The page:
Mickey mouse comes out, goes up on stage, Mickey Mouse gets covered by screenoAnother Mickey Mouse comes out, goes on stage, also gets covered by screenAs an adult, you would expect there to be 2 Mickey Mouse toysIf there was only 1, you would be surprisedoThe five months old were surprised if there was only 1 Mickey insteadof 2oCould tell that there should have been 2; 1oThis also worked with subtraction trialsPuzzle Answers:Piaget’s tasks always showed kids being bad at these tasksoCould it be him?
oNo, kids still failed the tasksWhen kids succeeded they were usually younger than the ones that failedoCould this be the answer? oNo, this is not true. The tasks the younger kids did, the older ones could have done as wellKids failed the number conservation when asked a direct question: who has more?oKids did not fail when asked to just pick a winner for the mice plate, playing a gameoShow a picture to mom, different than asked what they see; motor skillsWith an adult, you either know or you don’tKids, they are mixed with the results Emotion, motor abilities, then verbal knowledge comesoEmotion and motor are fairly primitive, knowledge is notWhy do we say something is smarter than another?oExample:Pigeon can be relocated, but still find its way back homeHowever, human might not be able to or will have a difficult time doing soWhy is pigeon considered stupid but human smart?A pigeon cannot access knowledge for anything other than its navigation system; specialized knowledgeHumans can apply their knowledge to many different thingsIntelligence can be generalized to solve more problemsStupid is when the knowledge cannot be applied generally, it is very specializedPiaget stages:oNot all stages of development, but stages of a specific stage (verbal, conscious knowledge)1980’soPeople said Piaget was wrongoDid tests to prove him wrong, show that kids knew more even at younger agesoSilly because we know that kids are still not as intelligent as an adultoDid not advance knowledge of how kids progress into adults Genetics, infant brain development, psychological development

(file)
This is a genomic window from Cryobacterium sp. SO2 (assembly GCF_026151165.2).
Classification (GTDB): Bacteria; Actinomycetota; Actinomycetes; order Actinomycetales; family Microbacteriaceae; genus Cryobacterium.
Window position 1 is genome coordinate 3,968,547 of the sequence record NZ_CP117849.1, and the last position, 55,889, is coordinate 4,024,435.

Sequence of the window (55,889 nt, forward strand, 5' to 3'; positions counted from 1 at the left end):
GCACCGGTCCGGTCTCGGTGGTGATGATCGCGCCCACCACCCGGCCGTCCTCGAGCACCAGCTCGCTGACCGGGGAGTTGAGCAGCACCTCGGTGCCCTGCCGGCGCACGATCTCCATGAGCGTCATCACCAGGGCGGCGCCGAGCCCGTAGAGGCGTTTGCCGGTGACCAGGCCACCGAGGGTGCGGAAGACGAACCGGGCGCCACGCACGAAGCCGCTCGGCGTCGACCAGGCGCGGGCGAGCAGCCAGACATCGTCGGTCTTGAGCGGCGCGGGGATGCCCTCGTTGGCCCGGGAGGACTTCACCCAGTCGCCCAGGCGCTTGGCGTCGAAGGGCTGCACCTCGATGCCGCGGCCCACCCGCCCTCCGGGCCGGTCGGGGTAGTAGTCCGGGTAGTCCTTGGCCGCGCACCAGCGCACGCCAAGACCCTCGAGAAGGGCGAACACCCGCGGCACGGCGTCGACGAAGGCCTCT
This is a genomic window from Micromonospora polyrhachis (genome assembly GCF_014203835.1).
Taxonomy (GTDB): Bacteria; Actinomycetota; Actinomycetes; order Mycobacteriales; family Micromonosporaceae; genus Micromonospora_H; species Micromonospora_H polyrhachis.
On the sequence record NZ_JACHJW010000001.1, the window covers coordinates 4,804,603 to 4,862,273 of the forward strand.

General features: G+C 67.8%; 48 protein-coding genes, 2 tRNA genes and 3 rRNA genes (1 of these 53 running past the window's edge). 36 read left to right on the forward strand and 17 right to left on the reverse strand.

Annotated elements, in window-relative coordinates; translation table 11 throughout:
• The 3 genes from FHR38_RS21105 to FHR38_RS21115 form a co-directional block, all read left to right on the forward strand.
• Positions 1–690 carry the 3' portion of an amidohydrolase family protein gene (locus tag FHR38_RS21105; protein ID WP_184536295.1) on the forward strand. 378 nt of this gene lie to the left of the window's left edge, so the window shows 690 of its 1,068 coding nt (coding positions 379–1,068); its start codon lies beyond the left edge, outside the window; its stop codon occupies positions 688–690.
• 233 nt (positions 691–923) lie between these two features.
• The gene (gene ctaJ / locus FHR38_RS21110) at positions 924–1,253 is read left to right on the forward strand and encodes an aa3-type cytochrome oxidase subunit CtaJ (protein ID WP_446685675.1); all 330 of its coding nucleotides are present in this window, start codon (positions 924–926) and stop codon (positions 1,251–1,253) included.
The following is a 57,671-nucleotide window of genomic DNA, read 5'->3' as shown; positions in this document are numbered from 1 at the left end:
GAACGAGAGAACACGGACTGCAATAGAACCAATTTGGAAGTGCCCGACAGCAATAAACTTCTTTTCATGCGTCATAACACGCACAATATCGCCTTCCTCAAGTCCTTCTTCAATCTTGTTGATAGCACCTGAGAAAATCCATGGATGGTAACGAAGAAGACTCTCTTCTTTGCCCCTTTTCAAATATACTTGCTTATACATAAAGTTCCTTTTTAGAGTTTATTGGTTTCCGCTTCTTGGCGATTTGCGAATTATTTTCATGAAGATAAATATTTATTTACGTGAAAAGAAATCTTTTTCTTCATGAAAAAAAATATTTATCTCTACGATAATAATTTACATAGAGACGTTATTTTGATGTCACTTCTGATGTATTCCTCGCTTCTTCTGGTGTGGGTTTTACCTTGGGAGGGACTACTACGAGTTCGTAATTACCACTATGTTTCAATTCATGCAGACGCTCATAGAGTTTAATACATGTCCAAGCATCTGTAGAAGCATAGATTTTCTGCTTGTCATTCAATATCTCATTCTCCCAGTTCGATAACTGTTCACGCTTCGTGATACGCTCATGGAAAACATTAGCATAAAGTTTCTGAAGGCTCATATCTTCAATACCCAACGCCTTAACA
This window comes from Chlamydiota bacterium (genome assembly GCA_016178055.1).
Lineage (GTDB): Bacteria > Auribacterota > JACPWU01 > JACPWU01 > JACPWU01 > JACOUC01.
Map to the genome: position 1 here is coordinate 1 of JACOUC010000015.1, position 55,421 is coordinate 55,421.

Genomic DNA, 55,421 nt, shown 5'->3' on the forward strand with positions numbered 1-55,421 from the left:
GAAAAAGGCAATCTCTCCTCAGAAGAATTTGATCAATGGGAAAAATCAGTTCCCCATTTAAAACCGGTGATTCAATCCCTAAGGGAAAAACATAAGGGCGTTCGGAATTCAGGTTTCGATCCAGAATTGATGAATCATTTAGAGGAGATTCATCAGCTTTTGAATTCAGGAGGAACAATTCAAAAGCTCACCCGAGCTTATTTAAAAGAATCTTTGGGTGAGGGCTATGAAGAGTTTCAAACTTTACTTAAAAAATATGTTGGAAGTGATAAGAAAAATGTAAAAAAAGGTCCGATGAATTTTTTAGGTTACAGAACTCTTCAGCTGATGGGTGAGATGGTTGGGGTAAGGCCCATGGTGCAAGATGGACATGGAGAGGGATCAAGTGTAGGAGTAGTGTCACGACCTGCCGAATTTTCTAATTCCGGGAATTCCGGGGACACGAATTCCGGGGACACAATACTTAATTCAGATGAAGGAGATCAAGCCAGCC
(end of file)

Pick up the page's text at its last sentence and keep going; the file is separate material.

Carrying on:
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- Fall '13
- Depth perception, Mickey Mouse